If you’ve been in the same job for a few years and suddenly have to leave, it can be really daunting to deal with. Where do you go from here? How do you look for another job? Everyone else seems so settled; you might not feel comfortable asking for help. If you’ve had to leave a job after a long time, chances are you didn’t really want to leave but you had to. Job seeking for the first time in years can indeed be terrifying; but hopefully my tips will make you realise just how easy it is to find another job – no matter what your situation looks like.
Why did you leave?
If you’ve been in the same job or company for a number of years and you’ve suddenly left, it’s usually because you’ve had no other choice. Whether the company was undergoing a major restructure or if you got made redundant, the matter was out of your hands and you can feel as if you have no control over the situation. Perhaps it was a company culture issue that meant you were no longer a right fit for the company and had to leave. Alternatively it could be because you have made a brave decision to look for something else entirely and start over. Either way, you’re now a job seeker and it’s time to learn how to do it all over again! Remember – nobody spends their entire lives searching for work. You will find a job. You’ll need patience and be willing to adapt and negotiate, but you will get there.
Learn and relearn
There’s no such thing as too much knowledge. One of the benefits of finding a new job is that you can make the most of the free time you have by doing something that will only help your situation. Go on a course, learn something new or even expand your knowledge on something you already know. Do you need tips on how to use the latest software in your industry? Research it! These are all things that can go on your CV and it’ll also show employers that you’re serious about your personal development. You’re also admitting that you don’t know everything, you’re not overqualified and you’re eager to learn new things – employers love this! The main ingredient in job seeking as well as enthusiasm and perseverance is the ability to have an open mind. Consider volunteering too if you have the time. If you need to exercise your people skills, volunteer to work at a local hospice or with children. You can always learn a lot from volunteering and you never know who you might meet along the way.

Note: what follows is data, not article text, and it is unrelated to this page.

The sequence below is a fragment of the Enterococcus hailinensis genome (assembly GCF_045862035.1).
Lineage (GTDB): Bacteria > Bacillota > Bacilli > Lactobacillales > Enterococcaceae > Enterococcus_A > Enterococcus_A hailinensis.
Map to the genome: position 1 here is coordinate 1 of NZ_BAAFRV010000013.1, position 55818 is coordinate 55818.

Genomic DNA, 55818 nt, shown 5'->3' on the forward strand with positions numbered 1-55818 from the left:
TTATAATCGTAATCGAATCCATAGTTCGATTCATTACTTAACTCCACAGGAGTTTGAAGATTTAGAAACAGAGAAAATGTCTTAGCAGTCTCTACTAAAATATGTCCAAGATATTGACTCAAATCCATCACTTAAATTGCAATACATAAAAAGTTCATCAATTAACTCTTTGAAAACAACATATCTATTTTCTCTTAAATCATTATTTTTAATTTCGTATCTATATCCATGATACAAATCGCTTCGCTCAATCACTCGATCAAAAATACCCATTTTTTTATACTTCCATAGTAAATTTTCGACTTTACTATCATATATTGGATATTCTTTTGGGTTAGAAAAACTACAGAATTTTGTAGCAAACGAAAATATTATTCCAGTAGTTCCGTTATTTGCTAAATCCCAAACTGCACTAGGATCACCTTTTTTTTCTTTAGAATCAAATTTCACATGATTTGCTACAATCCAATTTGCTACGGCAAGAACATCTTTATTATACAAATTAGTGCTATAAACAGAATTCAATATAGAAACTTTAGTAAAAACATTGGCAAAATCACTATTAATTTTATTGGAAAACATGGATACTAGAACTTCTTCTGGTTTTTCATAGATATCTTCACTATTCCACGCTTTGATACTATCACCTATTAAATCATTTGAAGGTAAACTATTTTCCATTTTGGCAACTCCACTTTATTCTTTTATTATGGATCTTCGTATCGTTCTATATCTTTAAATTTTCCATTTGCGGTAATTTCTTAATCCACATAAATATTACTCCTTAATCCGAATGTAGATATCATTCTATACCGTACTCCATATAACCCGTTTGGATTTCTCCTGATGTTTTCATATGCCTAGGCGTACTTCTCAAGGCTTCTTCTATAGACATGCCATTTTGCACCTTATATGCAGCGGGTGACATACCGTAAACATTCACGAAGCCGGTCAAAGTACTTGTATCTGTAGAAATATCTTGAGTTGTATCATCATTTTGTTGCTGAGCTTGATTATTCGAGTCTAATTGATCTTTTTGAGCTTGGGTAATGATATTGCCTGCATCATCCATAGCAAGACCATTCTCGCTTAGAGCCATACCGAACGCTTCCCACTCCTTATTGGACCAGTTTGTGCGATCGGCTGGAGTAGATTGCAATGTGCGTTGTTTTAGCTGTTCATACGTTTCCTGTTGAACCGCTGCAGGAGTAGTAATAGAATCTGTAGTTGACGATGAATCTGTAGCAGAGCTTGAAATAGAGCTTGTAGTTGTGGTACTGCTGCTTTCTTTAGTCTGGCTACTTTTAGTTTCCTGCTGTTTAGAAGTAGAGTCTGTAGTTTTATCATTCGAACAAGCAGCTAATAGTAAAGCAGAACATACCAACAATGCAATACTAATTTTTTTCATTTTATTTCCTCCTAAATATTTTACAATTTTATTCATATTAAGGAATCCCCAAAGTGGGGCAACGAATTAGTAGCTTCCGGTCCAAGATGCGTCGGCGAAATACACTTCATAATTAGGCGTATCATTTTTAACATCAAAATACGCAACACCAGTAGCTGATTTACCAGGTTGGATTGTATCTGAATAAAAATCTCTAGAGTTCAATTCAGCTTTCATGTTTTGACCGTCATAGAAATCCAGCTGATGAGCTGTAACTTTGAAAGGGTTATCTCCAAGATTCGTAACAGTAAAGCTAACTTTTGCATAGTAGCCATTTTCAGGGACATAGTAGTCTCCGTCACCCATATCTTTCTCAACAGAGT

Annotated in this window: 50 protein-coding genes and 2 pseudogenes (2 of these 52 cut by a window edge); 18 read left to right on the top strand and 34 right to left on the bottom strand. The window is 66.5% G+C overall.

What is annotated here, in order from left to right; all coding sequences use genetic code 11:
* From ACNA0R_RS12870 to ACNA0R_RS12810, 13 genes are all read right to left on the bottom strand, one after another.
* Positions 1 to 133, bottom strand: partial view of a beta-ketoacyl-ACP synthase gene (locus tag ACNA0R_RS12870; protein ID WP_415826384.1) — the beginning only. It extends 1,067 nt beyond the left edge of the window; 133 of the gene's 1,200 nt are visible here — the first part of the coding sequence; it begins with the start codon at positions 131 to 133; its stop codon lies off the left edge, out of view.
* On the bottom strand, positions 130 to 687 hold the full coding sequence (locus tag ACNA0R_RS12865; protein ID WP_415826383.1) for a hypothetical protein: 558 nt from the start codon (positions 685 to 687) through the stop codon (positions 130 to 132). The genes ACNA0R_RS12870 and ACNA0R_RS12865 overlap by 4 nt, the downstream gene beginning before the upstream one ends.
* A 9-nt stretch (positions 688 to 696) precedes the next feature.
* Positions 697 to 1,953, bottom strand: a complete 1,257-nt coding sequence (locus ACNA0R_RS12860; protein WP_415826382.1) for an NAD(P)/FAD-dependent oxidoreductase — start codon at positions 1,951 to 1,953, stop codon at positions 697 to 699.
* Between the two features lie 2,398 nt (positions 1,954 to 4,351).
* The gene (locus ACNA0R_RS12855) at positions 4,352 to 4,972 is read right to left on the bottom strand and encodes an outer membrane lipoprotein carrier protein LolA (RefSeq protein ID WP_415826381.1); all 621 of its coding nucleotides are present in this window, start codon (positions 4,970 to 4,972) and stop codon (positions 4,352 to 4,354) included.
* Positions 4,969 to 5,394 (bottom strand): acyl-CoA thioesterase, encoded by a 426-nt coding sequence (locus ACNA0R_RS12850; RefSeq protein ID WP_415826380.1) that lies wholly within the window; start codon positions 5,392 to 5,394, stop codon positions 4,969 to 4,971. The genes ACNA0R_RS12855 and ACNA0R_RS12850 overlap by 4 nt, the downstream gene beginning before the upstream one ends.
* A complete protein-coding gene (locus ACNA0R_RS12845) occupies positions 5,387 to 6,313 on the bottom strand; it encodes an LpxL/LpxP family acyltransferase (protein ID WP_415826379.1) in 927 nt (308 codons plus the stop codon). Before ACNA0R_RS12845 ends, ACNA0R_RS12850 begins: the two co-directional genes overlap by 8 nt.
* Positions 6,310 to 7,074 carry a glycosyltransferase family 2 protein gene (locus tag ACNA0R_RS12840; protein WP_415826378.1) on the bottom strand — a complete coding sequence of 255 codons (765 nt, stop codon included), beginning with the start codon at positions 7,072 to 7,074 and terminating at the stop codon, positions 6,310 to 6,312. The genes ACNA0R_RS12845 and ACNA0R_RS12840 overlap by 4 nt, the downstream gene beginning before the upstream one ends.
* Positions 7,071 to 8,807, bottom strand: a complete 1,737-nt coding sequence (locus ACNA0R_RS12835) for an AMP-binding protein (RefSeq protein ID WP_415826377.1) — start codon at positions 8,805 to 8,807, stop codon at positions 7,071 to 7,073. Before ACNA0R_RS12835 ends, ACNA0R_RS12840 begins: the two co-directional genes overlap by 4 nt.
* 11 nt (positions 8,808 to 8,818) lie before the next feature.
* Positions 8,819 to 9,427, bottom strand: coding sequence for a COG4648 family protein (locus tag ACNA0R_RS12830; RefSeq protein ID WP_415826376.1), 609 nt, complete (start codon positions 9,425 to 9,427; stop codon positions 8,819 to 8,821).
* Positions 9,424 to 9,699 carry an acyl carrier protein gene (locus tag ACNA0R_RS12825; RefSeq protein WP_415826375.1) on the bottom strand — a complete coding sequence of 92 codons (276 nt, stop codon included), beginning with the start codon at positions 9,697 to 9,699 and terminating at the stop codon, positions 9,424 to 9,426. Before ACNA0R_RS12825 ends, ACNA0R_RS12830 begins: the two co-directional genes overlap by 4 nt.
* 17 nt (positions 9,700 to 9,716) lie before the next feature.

You also need to get to know the latest methods people use to search for new jobs. As well as jobs in magazines and newspapers, vacancies are also advertised on mediums such as social media. If you’re not up to date on your digital presence, you need to get there fast. Read my articles here on how to get your LinkedIn profile up and running to give yourself a great digital presence.
Change up your CV
Chances are your CV hasn’t been dusted off in a while and a lot of the stuff on there will be irrelevant. Limit your CV to two pages and get rid of anything from over ten years ago. If you’re left with a lot of blank space after getting rid of old skills and jobs, it’s time to get some new experience and knowledge. A cluttered CV isn’t a good one – don’t fill space for the sake of it. One page of fantastic skills and experience is far better than two pages of mediocre showing off. View our CV section here for more tips.